Determinants of Child Malnutrition in Changazi Ward in Chimanimani District, Zimbabwe

By Rusinga, Oswell; Moyo, Stanzia | Journal of Emerging Trends in Educational Research and Policy Studies, June 2012 | Go to article overview

Determinants of Child Malnutrition in Changazi Ward in Chimanimani District, Zimbabwe


Rusinga, Oswell, Moyo, Stanzia, Journal of Emerging Trends in Educational Research and Policy Studies


Abstract

Child nutritional status has been deteriorating in Zimbabwe since the early 1990s due to biological, behavioural, socio-economic, political and physical factors. A survey was used to carry out the study. A triangulation of quantitative and qualitative methods was used to ascertain the level and underlying factors of child malnutrition. A sample of 222 children under five years was determined for the anthropometric measurements. A total of 222 questionnaires were administered to caregivers of the sampled children. Qualitative data were collected using focus group discussions and in-depth interviews. The study noted high levels of chronic child malnutrition in the area. Insufficient food at the household level was the most important underlying factor of child malnutrition and had detrimental repercussions on dietary intake and diversity. The meals consumed by children were dominated by thick porridge (sadza) and green vegetables. The nutritional status of these children was being severed by high prevalence of infectious diseases such as diarrhoea, pneumonia and malaria.

Keywords: child malnutrition, diet, diseases, infection, food insecurity, feeding

INTRODUCTION

Notwithstanding improvements in nutrition worldwide, child malnutrition continues to be a major public health problem in developing countries as one third of all children under five years are malnourished (de Onis et al., 2000). The proportion of malnourished children remains substantially high in most parts of the developing world except in Latin America and the Caribbean. According to the Population Reference Bureau [PRB] (2007), the levels of underweight children remain substantially high in Asia and Sub-Saharan Africa; estimated at 27% and 26%, respectively. The proportion of underweight children is comparatively low in Latin America and the Caribbean; estimated at 5% in 2007. Zimbabwe Demographic and Health Surveys (1988, 1994, 1999 and 2005-06) have shown that levels of malnutrition among children under five years had been increasing in the past two decades (Figure 1). For example, the prevalence of stunted children under five years increased from 21% in 1994 to 34% in 2010 (Zimbabwe Demographic and Health Survey 2005-06; Food and Nutrition Council and the Ministry of Health and Child Welfare, 2010). The deterioration of child nutritional status gave rise to significant increases in nutritional deficiencies related diseases and exacerbating the spread of communicable diseases among children under five years (Food and Nutrition Council and Ministry of Health and Child Welfare, 2010). The Government of Zimbabwe (2004) noted that about 34% of early childhood deaths in Zimbabwe are related to undernutrition.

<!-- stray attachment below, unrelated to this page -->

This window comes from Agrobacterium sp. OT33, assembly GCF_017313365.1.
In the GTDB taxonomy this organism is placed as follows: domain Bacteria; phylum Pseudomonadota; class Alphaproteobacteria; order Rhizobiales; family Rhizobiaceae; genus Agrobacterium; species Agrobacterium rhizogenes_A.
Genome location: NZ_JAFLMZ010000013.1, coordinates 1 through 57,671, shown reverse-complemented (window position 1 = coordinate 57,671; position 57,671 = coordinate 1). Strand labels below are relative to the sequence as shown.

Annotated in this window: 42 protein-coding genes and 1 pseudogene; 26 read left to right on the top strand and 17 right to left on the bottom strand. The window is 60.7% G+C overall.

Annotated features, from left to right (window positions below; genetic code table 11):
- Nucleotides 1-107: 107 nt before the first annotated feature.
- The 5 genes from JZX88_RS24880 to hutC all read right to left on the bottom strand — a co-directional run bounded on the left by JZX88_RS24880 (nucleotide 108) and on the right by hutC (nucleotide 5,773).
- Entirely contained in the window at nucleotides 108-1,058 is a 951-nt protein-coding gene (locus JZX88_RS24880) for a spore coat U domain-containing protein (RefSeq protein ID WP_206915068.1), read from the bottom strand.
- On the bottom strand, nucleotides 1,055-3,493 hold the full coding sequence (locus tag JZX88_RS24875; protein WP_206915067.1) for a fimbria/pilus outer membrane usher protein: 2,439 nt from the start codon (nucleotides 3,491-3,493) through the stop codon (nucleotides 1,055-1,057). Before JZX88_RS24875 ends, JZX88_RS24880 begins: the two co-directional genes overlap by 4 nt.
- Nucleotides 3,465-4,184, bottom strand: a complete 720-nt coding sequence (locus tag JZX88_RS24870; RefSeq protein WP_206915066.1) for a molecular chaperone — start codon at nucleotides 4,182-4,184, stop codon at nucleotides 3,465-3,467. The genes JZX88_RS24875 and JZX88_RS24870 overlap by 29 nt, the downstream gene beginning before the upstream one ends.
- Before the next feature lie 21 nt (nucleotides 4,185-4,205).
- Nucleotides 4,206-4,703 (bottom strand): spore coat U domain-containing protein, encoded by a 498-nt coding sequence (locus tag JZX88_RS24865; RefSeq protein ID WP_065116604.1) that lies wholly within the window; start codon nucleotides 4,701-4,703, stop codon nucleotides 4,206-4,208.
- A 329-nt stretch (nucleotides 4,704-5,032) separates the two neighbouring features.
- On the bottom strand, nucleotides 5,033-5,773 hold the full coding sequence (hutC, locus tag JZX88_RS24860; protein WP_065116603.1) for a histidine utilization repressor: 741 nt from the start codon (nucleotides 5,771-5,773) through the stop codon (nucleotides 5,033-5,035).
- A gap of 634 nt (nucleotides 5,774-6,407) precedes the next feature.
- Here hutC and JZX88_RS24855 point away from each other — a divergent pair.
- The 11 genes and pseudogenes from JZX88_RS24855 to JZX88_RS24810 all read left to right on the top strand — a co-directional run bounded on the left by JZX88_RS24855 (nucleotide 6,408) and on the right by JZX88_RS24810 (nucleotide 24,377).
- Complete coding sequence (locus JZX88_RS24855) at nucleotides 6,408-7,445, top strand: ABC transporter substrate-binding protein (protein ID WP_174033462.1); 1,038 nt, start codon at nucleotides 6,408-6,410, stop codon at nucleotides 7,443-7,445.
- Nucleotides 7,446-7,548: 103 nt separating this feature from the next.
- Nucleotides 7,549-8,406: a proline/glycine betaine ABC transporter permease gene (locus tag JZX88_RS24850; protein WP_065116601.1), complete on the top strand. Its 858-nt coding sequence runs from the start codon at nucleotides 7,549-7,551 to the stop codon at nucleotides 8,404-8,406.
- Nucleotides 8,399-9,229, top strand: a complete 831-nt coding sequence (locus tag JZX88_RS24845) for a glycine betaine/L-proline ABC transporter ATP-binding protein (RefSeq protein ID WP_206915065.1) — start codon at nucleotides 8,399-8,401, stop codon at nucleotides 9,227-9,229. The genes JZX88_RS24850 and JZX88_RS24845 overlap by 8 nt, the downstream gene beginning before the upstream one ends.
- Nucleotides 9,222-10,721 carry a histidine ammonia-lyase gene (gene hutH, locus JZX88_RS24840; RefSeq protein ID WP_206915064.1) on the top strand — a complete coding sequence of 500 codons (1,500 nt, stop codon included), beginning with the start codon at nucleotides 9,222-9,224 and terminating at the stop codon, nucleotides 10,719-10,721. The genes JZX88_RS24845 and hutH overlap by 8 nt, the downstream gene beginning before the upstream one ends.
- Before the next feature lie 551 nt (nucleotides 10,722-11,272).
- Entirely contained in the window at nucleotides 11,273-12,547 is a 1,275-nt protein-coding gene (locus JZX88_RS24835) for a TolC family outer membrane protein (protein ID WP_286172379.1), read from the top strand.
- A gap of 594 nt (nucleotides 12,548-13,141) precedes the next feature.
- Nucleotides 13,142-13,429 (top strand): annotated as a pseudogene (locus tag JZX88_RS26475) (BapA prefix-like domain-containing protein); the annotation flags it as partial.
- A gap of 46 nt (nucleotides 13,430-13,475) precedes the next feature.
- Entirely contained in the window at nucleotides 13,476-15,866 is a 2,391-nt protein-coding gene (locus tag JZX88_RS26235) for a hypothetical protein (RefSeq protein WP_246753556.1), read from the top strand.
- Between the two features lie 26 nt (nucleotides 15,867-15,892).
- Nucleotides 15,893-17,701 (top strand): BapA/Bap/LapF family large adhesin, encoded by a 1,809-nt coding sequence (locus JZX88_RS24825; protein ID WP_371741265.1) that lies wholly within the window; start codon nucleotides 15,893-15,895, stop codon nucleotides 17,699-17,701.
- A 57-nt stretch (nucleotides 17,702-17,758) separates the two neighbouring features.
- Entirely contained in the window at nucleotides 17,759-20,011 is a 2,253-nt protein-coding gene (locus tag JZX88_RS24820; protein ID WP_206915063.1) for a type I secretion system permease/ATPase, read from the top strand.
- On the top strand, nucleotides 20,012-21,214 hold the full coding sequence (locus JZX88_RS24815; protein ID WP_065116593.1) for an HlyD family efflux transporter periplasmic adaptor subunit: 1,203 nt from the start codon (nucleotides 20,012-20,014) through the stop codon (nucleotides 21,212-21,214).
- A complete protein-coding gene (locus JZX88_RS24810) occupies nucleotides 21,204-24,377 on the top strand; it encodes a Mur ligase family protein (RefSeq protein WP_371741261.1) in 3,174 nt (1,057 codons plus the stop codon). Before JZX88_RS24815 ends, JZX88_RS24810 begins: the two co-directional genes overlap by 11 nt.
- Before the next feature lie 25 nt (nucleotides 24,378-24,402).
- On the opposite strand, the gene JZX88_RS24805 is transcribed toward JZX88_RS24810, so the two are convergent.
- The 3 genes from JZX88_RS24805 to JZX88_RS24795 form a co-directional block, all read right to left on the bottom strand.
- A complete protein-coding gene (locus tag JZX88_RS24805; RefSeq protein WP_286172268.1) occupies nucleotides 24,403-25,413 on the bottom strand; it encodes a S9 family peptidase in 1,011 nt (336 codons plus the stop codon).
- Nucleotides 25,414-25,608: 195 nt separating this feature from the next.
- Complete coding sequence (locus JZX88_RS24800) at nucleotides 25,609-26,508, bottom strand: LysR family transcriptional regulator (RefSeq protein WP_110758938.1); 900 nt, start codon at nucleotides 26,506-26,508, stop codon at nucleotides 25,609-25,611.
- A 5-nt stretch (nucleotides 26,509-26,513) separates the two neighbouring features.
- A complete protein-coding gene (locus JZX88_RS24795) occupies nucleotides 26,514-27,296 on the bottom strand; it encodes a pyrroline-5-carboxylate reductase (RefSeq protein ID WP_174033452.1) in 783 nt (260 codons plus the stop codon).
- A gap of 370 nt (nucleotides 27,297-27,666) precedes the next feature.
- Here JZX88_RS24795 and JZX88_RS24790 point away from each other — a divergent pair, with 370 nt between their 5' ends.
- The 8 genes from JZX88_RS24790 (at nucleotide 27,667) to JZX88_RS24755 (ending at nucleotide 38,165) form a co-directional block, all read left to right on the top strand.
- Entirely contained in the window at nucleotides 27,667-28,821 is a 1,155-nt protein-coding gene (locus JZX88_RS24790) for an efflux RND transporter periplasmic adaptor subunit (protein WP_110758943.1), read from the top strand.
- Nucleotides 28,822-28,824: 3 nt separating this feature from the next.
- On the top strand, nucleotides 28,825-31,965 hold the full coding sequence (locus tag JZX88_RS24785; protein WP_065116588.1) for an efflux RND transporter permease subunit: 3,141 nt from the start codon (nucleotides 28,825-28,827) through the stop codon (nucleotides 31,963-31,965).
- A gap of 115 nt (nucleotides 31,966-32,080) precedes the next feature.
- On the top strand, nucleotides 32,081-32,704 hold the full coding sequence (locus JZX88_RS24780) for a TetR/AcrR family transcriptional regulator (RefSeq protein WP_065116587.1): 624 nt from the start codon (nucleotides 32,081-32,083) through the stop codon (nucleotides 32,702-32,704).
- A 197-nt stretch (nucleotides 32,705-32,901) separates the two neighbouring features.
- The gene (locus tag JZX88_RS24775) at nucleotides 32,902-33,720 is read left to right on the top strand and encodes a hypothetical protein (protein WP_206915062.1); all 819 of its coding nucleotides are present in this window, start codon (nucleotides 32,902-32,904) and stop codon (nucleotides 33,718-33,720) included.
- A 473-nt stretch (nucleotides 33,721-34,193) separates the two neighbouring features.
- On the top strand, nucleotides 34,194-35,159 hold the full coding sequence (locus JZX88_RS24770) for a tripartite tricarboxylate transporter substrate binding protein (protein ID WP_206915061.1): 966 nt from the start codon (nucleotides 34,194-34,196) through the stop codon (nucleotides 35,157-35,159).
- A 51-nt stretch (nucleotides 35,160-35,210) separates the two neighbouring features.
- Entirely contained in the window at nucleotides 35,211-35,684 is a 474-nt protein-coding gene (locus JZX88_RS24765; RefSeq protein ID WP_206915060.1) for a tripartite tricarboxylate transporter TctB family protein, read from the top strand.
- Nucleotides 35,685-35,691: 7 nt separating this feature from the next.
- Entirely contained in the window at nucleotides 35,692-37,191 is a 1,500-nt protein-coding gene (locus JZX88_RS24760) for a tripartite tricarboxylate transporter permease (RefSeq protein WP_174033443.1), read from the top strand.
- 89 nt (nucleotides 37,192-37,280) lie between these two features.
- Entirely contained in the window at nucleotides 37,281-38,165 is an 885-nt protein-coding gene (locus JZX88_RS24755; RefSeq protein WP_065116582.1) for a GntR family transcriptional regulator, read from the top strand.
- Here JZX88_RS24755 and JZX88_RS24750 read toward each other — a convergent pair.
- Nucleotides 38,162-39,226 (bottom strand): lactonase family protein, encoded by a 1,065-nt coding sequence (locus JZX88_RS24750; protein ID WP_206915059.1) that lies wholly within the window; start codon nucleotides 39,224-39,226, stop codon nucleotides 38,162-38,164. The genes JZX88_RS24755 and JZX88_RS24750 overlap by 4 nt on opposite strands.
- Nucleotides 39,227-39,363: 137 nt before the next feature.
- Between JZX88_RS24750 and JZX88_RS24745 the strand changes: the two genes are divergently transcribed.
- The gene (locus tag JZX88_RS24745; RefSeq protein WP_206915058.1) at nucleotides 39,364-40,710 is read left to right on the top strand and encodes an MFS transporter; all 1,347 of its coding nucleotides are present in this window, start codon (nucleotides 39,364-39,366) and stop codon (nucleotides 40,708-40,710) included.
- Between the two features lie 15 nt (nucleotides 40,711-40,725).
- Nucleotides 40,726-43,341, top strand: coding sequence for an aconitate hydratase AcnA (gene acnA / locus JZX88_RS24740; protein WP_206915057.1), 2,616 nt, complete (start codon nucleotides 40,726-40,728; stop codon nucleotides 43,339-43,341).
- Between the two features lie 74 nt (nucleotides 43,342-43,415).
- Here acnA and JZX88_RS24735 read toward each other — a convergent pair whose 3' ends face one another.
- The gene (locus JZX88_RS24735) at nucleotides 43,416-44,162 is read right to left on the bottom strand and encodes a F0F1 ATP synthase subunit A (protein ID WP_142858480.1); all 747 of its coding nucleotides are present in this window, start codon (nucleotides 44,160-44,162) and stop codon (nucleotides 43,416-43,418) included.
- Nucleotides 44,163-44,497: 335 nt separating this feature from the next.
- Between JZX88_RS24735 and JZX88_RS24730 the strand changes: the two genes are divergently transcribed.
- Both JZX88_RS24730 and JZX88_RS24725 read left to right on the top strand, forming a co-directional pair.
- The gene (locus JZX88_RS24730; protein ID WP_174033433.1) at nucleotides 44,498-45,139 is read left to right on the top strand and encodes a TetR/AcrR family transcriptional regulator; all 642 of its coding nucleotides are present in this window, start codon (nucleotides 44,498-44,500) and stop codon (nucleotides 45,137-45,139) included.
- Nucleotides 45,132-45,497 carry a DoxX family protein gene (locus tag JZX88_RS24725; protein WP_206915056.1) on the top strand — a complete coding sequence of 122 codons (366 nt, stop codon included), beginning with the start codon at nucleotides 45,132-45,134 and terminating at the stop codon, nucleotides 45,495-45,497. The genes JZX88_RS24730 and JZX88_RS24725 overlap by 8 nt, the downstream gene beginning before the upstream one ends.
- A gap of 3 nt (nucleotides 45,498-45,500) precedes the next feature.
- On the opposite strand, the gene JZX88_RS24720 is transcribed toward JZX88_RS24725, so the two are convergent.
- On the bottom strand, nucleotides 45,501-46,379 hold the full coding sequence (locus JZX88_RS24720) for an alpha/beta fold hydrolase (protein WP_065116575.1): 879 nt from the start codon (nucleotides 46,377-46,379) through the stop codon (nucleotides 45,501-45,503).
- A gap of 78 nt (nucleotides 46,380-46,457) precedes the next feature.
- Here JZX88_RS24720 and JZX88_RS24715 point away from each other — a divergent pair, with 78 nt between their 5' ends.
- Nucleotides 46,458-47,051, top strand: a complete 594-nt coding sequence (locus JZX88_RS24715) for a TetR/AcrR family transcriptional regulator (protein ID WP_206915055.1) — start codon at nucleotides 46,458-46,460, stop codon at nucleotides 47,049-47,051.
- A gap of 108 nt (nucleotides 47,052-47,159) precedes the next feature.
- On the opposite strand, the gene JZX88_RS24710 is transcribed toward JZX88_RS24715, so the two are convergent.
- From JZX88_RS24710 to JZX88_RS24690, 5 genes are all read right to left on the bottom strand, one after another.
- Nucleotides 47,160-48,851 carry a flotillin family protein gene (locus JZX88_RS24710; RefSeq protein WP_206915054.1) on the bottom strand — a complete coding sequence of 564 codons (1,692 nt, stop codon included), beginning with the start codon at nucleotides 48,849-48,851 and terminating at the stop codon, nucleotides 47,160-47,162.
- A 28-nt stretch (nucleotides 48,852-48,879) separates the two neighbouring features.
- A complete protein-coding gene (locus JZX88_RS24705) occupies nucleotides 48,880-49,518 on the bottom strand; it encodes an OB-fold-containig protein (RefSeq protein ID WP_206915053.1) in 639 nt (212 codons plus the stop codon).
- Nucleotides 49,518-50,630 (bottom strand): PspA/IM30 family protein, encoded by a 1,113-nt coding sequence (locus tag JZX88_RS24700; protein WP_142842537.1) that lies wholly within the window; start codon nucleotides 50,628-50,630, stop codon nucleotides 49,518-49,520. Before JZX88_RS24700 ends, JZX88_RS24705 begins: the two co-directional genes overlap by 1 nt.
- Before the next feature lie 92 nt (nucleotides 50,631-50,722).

MThe pervasiveness of child malnutrition in Zimbabwe is an embodiment of the weakening of socio-economic, political and traditional systems which take care of children. According to the Zimbabwe Human Development Report [ZHDR] (1998), the deterioration of child nutritional status in the last decade is mainly attributed to persistent inequalities and poverty in the general population; fall in real incomes and HIV and AIDS. The report further noted that the consistent pattern of child malnutrition in Zimbabwe is inextricably related much to persistent inequalities than to drought and other natural disasters. The programmes implemented since 1980 were more effective in the short run but marginally solved the underlying problems of poverty and inequalities which are still prevalent. For instance, after the Government of Zimbabwe adopted the Economic Structural Adjustment Programme (ESAP) in 1991, the per capita expenditure on health dropped from Z$16.50 in 1990/91 to Z$10.92 in 1993/94 thereby negatively affecting health care by raising cost-barriers to access to care, reducing use of preventive services or early treatment and making it difficult to deal with the rise of ill-health caused by declining incomes and HIV and AIDS (ZHDR, 1998). …

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